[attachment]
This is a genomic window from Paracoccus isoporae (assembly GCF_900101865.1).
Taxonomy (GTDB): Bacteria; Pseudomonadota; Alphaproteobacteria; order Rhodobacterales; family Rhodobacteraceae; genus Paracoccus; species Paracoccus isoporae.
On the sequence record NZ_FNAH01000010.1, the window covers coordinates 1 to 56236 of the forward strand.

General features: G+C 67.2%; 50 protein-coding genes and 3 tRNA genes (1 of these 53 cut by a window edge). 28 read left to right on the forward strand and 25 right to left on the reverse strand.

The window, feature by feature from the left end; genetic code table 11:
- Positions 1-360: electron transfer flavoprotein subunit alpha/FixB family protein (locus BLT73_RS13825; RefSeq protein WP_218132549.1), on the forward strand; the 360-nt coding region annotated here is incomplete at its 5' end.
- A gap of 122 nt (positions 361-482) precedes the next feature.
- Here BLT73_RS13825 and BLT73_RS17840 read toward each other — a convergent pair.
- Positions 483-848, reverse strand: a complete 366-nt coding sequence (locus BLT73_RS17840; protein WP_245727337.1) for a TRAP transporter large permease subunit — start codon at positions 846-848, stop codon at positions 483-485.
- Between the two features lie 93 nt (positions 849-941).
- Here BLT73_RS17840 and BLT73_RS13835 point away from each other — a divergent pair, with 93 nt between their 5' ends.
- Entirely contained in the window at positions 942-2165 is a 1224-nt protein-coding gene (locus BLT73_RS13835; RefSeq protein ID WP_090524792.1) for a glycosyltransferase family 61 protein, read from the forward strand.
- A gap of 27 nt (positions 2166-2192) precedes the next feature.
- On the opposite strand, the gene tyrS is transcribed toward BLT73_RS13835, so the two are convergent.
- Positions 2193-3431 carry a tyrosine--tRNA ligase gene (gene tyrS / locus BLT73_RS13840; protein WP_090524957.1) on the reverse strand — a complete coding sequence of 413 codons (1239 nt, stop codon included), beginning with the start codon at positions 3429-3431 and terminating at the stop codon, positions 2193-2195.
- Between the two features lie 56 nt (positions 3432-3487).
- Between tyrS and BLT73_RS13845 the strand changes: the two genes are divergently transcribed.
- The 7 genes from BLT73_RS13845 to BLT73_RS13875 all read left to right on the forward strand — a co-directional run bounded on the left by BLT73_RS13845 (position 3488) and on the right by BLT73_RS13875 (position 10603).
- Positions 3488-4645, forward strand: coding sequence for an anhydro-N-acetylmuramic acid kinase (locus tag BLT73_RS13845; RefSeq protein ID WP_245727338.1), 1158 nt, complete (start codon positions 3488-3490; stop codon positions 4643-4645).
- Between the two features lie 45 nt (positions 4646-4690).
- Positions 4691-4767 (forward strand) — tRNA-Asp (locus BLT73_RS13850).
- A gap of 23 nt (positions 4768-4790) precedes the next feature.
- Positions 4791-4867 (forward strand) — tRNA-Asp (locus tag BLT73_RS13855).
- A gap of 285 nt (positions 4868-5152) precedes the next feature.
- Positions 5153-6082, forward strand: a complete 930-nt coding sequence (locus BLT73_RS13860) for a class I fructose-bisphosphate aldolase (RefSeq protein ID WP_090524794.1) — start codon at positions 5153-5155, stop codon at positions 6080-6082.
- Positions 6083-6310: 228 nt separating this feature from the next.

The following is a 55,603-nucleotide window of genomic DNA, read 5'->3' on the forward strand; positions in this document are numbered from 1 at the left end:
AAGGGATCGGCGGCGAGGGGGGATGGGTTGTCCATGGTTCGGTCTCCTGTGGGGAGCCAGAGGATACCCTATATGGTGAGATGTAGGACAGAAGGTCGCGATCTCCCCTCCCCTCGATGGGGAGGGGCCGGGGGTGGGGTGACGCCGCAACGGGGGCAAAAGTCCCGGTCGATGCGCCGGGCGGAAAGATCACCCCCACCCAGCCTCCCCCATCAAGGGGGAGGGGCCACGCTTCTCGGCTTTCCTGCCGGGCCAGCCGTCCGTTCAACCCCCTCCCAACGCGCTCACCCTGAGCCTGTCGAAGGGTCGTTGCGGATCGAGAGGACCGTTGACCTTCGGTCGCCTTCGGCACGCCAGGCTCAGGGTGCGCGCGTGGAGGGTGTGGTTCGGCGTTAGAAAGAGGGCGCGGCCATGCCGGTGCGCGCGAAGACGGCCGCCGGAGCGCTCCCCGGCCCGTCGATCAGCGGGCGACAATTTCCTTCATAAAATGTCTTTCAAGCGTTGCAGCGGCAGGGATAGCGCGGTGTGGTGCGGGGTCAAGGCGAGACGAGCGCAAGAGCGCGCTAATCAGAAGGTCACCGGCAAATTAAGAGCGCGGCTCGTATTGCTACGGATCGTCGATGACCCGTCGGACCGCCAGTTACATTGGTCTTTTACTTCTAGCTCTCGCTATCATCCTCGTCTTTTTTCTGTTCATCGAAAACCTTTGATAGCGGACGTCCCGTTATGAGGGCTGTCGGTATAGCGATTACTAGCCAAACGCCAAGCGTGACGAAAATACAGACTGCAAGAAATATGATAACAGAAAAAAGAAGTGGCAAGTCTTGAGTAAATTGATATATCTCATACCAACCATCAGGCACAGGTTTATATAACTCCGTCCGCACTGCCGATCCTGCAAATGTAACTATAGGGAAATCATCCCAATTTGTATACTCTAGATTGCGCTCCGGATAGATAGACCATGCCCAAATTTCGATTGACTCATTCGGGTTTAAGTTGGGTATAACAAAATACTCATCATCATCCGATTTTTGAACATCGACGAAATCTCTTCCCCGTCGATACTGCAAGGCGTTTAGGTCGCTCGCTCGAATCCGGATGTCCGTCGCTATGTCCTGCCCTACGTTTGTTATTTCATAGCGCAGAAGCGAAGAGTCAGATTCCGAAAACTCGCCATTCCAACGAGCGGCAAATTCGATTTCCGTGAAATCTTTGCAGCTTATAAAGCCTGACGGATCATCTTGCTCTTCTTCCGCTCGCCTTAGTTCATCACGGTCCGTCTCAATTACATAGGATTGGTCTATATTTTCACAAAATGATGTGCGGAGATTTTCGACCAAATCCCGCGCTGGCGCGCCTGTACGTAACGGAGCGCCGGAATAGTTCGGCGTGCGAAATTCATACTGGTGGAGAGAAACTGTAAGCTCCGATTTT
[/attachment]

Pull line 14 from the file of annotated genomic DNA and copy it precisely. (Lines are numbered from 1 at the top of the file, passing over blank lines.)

- On the opposite strand, the gene tyrS is transcribed toward BLT73_RS13835, so the two are convergent.